In this introduction to the special issue on decolonizing African Studies, we discuss some of the epicolonial dynamics that characterize much of higher education and knowledge production in, of, with, and for Africa. Decolonizing, we argue, is best understood as a verb that entails a political and normative ethic and practice of resistance and intentional undoing – unlearning and dismantling unjust practices, assumptions, and institutions – as well as persistent positive action to create and build alternative spaces and ways of knowing. We present four dimesions of decolonizing work: structural, epistemic, personal, and relational, which are entangled and equally necessary. We offer the Black Academic Caucus at the University of Cape Town as an example of how these dimensions can come to life, and introduce the contributions in this special issue (the first of a two-part series) that illuminate other sites and dimensions of decolonizing.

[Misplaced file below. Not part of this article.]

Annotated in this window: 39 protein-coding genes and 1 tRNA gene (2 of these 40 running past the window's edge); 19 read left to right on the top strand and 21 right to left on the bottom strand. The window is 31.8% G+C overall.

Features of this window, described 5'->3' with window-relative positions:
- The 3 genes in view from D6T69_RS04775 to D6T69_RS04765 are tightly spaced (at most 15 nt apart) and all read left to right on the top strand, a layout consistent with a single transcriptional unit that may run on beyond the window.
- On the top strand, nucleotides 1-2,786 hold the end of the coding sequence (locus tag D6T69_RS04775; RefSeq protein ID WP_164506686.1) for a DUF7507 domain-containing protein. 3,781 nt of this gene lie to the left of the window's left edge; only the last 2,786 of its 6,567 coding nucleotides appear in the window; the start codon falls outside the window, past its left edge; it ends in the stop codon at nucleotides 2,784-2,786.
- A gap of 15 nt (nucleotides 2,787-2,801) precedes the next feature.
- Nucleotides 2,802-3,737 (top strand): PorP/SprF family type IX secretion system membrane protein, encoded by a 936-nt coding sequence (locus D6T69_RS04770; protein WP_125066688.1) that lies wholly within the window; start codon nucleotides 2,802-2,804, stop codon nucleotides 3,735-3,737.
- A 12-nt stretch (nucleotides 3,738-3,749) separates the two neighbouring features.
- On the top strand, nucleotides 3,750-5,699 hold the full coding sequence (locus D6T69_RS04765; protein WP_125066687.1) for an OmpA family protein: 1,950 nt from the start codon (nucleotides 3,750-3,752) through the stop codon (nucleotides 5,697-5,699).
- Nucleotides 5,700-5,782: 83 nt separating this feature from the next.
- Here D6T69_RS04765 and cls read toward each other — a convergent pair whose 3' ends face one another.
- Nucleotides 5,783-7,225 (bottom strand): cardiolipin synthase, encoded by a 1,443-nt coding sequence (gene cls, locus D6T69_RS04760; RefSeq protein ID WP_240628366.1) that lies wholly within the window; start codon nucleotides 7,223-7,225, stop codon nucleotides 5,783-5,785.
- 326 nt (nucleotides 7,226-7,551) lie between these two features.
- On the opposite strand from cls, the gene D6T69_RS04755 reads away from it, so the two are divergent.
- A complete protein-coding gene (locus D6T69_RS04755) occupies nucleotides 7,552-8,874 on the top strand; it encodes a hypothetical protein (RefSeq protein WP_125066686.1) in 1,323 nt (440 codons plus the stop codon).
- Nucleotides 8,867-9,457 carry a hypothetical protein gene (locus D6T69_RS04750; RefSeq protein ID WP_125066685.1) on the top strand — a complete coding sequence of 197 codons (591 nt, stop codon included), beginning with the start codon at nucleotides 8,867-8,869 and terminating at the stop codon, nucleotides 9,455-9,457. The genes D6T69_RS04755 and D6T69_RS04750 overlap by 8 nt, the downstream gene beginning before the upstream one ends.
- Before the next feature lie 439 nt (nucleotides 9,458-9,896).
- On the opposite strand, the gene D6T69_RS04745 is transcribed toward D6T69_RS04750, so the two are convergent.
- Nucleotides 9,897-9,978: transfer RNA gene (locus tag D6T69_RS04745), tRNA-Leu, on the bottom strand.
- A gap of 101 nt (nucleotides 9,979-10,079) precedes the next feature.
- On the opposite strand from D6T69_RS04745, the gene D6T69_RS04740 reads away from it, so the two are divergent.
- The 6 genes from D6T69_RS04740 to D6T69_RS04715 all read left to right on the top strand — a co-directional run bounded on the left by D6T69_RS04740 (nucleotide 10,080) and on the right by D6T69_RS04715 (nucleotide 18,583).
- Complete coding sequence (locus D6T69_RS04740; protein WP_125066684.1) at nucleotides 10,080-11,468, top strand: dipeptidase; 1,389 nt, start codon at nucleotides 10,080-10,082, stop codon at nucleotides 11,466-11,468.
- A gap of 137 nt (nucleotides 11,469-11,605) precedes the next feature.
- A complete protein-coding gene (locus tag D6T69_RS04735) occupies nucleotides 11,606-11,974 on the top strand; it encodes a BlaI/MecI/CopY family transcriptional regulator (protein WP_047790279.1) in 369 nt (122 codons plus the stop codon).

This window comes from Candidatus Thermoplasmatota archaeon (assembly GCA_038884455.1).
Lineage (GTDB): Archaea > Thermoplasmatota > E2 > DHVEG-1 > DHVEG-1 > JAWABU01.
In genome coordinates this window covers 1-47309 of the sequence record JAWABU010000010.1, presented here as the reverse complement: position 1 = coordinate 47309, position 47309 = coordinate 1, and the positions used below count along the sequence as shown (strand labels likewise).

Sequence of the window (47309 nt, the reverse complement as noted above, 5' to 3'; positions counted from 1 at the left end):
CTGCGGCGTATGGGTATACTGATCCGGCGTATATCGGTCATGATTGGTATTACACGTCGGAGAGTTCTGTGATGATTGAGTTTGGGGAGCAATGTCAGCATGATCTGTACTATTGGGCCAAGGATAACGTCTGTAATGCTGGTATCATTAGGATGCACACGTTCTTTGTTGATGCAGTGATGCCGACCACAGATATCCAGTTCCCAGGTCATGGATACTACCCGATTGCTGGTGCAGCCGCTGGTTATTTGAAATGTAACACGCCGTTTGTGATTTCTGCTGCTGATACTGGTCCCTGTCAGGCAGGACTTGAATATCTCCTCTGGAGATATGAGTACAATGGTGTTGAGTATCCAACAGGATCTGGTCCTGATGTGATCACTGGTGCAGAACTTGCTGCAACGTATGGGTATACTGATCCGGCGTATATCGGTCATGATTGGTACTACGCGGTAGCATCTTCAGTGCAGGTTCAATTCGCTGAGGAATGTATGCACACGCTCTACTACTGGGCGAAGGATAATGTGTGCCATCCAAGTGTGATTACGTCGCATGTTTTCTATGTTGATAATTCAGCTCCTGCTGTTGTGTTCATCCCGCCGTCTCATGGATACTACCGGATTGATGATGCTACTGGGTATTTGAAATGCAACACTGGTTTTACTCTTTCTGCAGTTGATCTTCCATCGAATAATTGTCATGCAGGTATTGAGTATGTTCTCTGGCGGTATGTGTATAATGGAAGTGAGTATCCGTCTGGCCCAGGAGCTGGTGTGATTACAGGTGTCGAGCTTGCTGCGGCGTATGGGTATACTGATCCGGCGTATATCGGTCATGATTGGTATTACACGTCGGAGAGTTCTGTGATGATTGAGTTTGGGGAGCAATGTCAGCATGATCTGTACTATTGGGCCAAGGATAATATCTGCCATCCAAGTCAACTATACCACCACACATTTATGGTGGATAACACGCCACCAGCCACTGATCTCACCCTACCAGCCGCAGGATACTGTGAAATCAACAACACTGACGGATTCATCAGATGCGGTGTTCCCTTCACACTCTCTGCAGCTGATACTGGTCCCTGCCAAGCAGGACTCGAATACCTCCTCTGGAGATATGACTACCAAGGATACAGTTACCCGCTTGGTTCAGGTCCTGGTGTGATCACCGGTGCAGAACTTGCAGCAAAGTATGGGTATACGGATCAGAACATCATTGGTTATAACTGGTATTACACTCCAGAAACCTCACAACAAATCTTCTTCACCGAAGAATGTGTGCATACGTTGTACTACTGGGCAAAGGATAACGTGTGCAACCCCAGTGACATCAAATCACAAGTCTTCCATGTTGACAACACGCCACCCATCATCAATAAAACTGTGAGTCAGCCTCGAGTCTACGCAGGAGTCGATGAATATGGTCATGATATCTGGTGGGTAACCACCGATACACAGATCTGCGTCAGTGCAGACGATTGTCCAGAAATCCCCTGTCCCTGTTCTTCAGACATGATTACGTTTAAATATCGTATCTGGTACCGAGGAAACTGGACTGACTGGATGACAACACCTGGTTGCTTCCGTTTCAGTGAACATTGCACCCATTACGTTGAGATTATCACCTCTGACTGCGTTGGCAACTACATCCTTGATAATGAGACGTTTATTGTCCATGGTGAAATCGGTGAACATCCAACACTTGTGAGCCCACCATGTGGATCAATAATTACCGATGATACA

Kessi, Shose, Zoe Marks, and Elelwani Ramugondo. "Decolonizing African Studies." Critical African Studies 12.3 (September 2020): 271-282.